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Publication numberUS4196428 A
Publication typeGrant
Application numberUS 05/878,421
Publication dateApr 1, 1980
Filing dateFeb 16, 1978
Priority dateFeb 22, 1977
Also published asDE2707569A1, DE2707569B2, DE2707569C3
Publication number05878421, 878421, US 4196428 A, US 4196428A, US-A-4196428, US4196428 A, US4196428A
InventorsWolfgang Hoht, Ingo Reichert, Joachim Weidinger
Original AssigneeAuergesellschaft Gmbh
Export CitationBiBTeX, EndNote, RefMan
External Links: USPTO, USPTO Assignment, Espacenet
Device for monitoring operational readiness of a gas-measuring instrument
US 4196428 A
Abstract
A device for monitoring and indicating the operational readiness of a gas-measuring instrument fitted with a built-in chargeable battery has visible luminescent diodes that emit different colors when energized and which are disposed in an electrical flip-flop circuit with rheostats for adjusting the switchover values of the circuit which is provided with a pair of input leads for connecting a chargeable battery to the circuit.
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Claims(6)
We claim:
1. A device for monitoring and indicating the operational readiness of a gas-measuring instrument fitted with a built-in chargeable battery, the device comprising a housing provided with a transparent wall area, luminescent diodes disposed in said housing and visible through said wall area, said diodes emitting different colors when energized, an electrical flip-flop circuit containing said diodes for respective energization thereof in different switching states of said flip-flop circuit, rheostat means for adjusting the switch-over values of said circuit, and a pair of input leads for connecting a chargeable battery to the circuit, said circuit including a rheostat connected with one of the luminescent diodes for adjusting the switch-off threshold of said one diode, and a Zener diode located in the circuit of said one diode to determine the switch-on range of said one diode.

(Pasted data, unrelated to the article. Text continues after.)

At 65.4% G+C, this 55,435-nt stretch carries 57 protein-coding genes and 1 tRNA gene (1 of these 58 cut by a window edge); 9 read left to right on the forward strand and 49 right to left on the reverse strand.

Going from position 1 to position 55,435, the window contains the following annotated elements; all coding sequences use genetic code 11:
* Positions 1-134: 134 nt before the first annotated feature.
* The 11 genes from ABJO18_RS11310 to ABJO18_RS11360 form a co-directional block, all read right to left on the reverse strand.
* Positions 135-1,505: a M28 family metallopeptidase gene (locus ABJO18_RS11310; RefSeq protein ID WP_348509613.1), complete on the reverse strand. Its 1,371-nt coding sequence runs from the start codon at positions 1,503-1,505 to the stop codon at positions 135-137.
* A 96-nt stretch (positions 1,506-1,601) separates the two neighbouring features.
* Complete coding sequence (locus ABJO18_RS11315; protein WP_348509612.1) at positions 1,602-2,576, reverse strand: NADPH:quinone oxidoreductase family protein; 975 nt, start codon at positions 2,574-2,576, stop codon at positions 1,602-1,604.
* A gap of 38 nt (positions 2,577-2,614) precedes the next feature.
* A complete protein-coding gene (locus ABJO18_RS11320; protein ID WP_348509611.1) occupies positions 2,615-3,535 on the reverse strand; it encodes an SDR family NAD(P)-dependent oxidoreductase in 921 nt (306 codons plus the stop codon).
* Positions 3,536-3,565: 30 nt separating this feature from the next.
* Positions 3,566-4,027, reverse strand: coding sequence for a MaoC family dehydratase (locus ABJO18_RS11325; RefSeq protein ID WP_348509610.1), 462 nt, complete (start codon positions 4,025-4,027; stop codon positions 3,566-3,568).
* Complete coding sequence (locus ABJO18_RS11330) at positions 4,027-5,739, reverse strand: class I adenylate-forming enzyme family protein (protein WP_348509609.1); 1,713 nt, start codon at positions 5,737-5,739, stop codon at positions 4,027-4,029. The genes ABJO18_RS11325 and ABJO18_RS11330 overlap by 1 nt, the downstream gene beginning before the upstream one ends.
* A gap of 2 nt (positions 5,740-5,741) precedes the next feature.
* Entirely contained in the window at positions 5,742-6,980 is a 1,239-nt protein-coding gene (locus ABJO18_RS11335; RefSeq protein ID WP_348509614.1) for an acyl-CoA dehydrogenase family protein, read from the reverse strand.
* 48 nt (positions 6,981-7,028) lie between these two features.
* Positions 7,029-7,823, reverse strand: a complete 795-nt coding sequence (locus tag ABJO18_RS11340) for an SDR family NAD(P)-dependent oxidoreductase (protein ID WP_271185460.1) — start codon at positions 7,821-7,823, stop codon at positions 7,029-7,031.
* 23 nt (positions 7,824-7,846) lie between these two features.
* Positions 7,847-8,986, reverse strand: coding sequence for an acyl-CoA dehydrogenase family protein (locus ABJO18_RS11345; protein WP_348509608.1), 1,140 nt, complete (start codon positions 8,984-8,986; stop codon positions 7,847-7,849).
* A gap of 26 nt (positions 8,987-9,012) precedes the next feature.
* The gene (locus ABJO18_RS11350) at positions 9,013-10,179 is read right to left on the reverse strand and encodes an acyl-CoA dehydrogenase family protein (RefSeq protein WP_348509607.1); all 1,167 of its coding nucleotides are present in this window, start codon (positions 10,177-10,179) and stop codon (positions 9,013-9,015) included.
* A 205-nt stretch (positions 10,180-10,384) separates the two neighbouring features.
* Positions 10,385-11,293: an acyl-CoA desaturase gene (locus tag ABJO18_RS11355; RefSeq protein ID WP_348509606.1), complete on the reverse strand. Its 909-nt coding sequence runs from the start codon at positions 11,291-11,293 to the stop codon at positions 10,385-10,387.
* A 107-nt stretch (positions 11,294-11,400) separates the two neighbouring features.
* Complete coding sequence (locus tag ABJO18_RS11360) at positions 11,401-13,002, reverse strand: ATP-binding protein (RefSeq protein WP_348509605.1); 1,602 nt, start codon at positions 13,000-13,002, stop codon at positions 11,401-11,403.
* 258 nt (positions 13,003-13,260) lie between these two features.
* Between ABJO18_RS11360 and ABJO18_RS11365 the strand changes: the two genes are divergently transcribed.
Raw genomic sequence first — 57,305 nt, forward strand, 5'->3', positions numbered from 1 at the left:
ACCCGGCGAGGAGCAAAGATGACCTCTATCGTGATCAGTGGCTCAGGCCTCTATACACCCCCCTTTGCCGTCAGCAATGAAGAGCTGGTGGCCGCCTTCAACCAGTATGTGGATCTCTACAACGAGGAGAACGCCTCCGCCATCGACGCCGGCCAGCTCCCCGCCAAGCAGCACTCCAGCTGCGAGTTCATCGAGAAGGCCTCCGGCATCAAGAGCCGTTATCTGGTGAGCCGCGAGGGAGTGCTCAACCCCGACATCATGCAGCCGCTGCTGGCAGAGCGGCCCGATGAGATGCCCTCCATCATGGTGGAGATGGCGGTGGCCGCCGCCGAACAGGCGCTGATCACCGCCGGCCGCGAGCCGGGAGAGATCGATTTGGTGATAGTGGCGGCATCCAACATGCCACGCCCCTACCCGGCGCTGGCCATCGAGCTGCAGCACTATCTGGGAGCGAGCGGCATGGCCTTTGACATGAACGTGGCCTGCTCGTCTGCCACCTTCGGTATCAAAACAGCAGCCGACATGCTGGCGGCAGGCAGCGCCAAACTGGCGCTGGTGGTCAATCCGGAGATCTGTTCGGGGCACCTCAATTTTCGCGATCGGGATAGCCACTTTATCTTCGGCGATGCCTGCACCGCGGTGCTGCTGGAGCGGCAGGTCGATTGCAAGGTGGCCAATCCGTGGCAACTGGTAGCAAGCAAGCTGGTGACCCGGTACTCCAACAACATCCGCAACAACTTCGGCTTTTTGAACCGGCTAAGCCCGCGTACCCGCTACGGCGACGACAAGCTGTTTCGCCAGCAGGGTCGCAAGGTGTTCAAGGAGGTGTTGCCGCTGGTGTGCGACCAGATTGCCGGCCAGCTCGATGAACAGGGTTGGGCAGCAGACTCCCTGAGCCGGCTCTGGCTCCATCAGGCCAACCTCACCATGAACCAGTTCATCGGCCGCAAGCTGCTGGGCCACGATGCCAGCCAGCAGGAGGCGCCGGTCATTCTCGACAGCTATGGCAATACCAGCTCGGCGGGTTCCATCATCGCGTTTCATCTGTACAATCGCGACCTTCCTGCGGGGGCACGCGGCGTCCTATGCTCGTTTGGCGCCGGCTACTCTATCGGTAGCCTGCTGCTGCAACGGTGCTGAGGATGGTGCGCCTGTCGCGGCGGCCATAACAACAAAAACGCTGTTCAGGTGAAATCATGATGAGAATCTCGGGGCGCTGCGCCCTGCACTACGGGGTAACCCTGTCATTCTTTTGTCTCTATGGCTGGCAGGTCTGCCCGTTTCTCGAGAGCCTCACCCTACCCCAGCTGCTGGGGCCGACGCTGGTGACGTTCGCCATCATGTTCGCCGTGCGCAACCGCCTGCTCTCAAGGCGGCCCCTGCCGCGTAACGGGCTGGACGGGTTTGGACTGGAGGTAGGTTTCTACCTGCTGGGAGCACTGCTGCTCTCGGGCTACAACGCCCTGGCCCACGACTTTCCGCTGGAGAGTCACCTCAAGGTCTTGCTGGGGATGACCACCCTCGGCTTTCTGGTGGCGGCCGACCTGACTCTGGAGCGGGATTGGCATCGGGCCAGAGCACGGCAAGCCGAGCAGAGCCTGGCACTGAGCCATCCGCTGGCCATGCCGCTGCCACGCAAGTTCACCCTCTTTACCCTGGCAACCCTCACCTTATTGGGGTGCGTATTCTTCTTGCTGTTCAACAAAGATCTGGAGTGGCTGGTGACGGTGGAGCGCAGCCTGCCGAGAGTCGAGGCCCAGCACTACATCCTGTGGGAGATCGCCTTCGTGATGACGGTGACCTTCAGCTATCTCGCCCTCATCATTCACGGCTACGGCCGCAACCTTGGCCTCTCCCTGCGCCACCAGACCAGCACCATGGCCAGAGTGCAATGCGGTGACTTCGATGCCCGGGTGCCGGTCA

2. A device according to claim 1, wherein the device is constructed as a unit in an integrated circuit.
3. A device according to claim 1, in which said circuit includes an input transistor and a Zener diode connected with the base of said transistor for setting the response threshold of the device.
4. A device according to claim 1, in which said circuit includes an input transistor, a pair of resistors connected in series between the base and emitter of said transistor, and a temperature-dependent resistor shunted across one of said resistors.
5. A device according to claim 1, including a rheostat in one of said input leads, and a condenser connected across said leads.
6. A device according to claim 1, including a rheostat in one of said input leads, a resistor in one of said input leads, and a condenser connected across said leads, said rheostat and resistor and condenser being located outside of said housing.
Description

This invention relates to a device for monitoring and indicating the operational readiness of a gas-measuring apparatus or instrument which is operated by a built-in chargeable battery.